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dc.contributor.authorKhan, S. N.
dc.contributor.authorMurray, Paul
dc.contributor.authorMcCormick, L.
dc.contributor.authorSharples, L. S.
dc.contributor.authorSalahshouri, P.
dc.contributor.authorScott, Jason
dc.contributor.authorSchofield, P. M.
dc.date.accessioned2020-07-28T13:30:38Z
dc.date.available2020-07-28T13:30:38Z
dc.date.issued2009-05-22
dc.identifier.citationKhan, S. N. et al, 2009. Paramedic-led prehospital thrombolysis is safe and effective: the East Anglian experience. Emergency Medicine Journal, 26 (6), 452-455.en_US
dc.identifier.issn1472-0213
dc.identifier.issn1472-0205
dc.identifier.doi10.1136/emj.2008.062729
dc.identifier.urihttp://hdl.handle.net/20.500.12417/848
dc.description.abstractIntroduction: Prehospital thrombolysis has been shown to improve patient outcomes in clinical trials and this has been confirmed in the ongoing large national myocardial infarction registry (Myocardial Infarction National Audit Project; MINAP) reports. This paper describes a system to improve the delivery of prehospital thrombolysis and the associated governance requirements to gain maximum patient benefit. Methods: Demographic data were prospectively collected on all patients treated by the East Anglian Ambulance Trust with bolus thrombolytics for a presumed diagnosis of ST elevation myocardial infarction between November 2003 and February 2007. Survival status was determined from the NHS strategic tracing service. Results: 1062 patients (mean age 64.0 years (SD 10.6), 795 men) were treated in this time period. There were 71 deaths in this group, with actuarial survival of 93.9% (SE 0.9%) at 30 days, 91.7% (SE 1.0%) at 6 months and 90.8% (SE 1.1%) at 12 months after treatment. Age and cardiac arrest were most strongly associated with mortality (both p<0.001). Twelve (1.2%) patients received thrombolysis that on review was considered inappropriate. There were no deaths in this subgroup. Conclusions: Prehospital thrombolysis can be administered safely by ambulance staff supported by a Trust clinical support system with excellent clinical outcomes. https://emj.bmj.com/content/26/6/452. This is an Open Access article distributed in accordance with the Creative Commons Attribution Non Commercial (CC BY-NC 4.0) license, which permits others to distribute, remix, adapt, build upon this work non-commercially, and license their derivative works on different terms, provided the original work is properly cited and the use is non-commercial. See: http://creativecommons.org/licenses/by-nc/4.0/ DOI http://dx.doi.org/10.1136/emj.2008.062729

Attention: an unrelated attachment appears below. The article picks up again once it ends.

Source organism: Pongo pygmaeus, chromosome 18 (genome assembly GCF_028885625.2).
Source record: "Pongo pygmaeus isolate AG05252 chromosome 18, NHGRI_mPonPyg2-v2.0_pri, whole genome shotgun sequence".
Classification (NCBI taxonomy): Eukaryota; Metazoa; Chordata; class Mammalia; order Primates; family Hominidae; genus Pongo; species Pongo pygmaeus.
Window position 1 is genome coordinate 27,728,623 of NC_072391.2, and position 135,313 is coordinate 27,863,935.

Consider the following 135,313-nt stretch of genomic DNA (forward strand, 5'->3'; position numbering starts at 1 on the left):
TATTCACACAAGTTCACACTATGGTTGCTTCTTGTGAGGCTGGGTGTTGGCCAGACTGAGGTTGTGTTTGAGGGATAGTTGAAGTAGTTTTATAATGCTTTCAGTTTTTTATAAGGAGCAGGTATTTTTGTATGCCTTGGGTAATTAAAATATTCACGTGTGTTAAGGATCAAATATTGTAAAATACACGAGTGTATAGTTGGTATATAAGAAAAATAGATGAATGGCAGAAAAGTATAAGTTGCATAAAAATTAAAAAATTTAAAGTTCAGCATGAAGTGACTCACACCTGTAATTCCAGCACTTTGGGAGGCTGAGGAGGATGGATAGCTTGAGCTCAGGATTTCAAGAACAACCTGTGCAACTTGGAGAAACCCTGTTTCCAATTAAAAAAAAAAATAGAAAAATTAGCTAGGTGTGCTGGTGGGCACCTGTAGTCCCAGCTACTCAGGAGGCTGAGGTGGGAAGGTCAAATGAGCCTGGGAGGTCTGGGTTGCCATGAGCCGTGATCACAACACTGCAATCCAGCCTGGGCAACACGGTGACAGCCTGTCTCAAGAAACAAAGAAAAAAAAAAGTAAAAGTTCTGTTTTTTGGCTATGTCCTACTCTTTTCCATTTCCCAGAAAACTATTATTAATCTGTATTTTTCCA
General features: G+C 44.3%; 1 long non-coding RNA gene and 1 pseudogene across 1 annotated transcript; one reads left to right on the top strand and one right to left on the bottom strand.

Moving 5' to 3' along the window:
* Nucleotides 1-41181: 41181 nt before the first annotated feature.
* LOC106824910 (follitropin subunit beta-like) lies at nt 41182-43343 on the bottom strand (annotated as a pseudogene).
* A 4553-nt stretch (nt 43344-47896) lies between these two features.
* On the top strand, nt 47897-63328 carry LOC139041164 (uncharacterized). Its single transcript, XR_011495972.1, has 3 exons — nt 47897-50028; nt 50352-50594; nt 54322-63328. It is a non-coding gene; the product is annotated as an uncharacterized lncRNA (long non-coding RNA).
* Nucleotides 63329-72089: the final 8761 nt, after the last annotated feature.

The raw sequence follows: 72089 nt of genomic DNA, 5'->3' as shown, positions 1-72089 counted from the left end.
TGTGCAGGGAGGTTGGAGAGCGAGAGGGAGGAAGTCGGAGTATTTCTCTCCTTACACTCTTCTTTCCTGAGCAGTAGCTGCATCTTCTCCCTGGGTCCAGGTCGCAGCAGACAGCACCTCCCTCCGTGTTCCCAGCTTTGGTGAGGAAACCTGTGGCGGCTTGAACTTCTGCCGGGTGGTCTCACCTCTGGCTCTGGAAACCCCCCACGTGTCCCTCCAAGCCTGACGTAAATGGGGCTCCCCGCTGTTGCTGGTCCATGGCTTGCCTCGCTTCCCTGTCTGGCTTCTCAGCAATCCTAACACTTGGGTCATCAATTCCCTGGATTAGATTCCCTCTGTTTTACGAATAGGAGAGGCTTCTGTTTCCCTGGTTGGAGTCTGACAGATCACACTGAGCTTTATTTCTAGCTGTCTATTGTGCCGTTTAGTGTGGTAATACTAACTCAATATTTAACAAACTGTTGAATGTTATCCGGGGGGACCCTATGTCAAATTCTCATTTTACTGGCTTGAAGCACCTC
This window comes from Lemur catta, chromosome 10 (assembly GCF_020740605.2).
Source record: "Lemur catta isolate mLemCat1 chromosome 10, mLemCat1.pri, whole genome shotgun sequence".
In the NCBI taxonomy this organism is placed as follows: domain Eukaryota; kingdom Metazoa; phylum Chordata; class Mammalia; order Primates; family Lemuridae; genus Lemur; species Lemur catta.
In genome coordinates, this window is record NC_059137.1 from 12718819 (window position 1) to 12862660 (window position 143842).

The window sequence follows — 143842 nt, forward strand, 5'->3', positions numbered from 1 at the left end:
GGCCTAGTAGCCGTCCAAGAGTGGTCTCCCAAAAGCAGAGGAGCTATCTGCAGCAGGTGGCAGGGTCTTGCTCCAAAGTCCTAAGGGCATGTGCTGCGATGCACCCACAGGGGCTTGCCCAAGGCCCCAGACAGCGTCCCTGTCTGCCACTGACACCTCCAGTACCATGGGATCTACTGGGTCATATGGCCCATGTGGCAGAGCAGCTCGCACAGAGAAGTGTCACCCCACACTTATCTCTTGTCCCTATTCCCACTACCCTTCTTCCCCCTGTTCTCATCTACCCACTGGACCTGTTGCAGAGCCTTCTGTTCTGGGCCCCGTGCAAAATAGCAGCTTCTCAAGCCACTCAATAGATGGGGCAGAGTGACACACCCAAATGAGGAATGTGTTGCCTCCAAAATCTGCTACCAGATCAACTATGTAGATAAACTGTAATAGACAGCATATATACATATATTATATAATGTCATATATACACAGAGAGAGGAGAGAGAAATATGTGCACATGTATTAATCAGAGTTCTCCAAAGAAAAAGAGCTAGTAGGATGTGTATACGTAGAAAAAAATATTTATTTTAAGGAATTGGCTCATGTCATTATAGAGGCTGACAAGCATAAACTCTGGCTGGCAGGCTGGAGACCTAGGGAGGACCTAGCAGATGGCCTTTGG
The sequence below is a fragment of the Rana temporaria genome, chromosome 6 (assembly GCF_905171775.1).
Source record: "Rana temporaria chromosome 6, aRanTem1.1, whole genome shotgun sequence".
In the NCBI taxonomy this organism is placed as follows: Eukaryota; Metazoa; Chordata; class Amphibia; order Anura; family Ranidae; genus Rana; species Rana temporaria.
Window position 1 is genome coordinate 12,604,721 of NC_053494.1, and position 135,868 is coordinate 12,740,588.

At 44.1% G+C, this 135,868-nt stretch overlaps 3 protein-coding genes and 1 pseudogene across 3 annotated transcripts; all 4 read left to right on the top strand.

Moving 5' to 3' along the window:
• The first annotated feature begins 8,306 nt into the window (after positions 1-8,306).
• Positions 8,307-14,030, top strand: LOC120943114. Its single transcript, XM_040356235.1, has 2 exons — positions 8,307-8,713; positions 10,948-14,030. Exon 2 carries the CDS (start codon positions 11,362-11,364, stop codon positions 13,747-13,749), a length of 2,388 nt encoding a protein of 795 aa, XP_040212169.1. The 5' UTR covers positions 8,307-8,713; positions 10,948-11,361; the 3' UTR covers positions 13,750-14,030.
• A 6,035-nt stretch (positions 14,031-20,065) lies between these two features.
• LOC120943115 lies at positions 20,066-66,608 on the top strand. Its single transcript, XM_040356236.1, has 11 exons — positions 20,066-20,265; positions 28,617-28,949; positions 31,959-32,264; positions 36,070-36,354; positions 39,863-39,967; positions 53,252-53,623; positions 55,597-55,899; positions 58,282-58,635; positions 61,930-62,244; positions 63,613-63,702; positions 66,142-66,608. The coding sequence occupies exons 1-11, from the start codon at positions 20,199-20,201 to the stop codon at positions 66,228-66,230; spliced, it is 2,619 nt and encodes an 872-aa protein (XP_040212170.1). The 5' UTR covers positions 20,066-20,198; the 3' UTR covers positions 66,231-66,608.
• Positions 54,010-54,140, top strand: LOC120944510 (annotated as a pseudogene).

dc.language.isoenen_US
dc.subjectEmergency Medical Servicesen_US
dc.subjectPre-hospital Careen_US
dc.subjectThrombolysisen_US
dc.subjectMyocardial Infarctionen_US
dc.subjectST-segment Elevation Myocardial Infarction (STEMI)en_US
dc.titleParamedic-led prehospital thrombolysis is safe and effective: the East Anglian experienceen_US
dc.typeJournal Article/Review
dc.source.journaltitleEmergency Medicine Journalen_US
dcterms.dateAccepted2020-07-20
rioxxterms.versionNAen_US
rioxxterms.licenseref.urihttp://www.rioxx.net/licenses/all-rights-reserveden_US
rioxxterms.licenseref.startdate2020-07-20
refterms.panelUnspecifieden_US
refterms.dateFirstOnline2009-05-22
html.description.abstractIntroduction: Prehospital thrombolysis has been shown to improve patient outcomes in clinical trials and this has been confirmed in the ongoing large national myocardial infarction registry (Myocardial Infarction National Audit Project; MINAP) reports. This paper describes a system to improve the delivery of prehospital thrombolysis and the associated governance requirements to gain maximum patient benefit. Methods: Demographic data were prospectively collected on all patients treated by the East Anglian Ambulance Trust with bolus thrombolytics for a presumed diagnosis of ST elevation myocardial infarction between November 2003 and February 2007. Survival status was determined from the NHS strategic tracing service. Results: 1062 patients (mean age 64.0 years (SD 10.6), 795 men) were treated in this time period. There were 71 deaths in this group, with actuarial survival of 93.9% (SE 0.9%) at 30 days, 91.7% (SE 1.0%) at 6 months and 90.8% (SE 1.1%) at 12 months after treatment. Age and cardiac arrest were most strongly associated with mortality (both p<0.001). Twelve (1.2%) patients received thrombolysis that on review was considered inappropriate. There were no deaths in this subgroup. Conclusions: Prehospital thrombolysis can be administered safely by ambulance staff supported by a Trust clinical support system with excellent clinical outcomes. https://emj.bmj.com/content/26/6/452. This is an Open Access article distributed in accordance with the Creative Commons Attribution Non Commercial (CC BY-NC 4.0) license, which permits others to distribute, remix, adapt, build upon this work non-commercially, and license their derivative works on different terms, provided the original work is properly cited and the use is non-commercial. See: http://creativecommons.org/licenses/by-nc/4.0/ DOI http://dx.doi.org/10.1136/emj.2008.062729en_US


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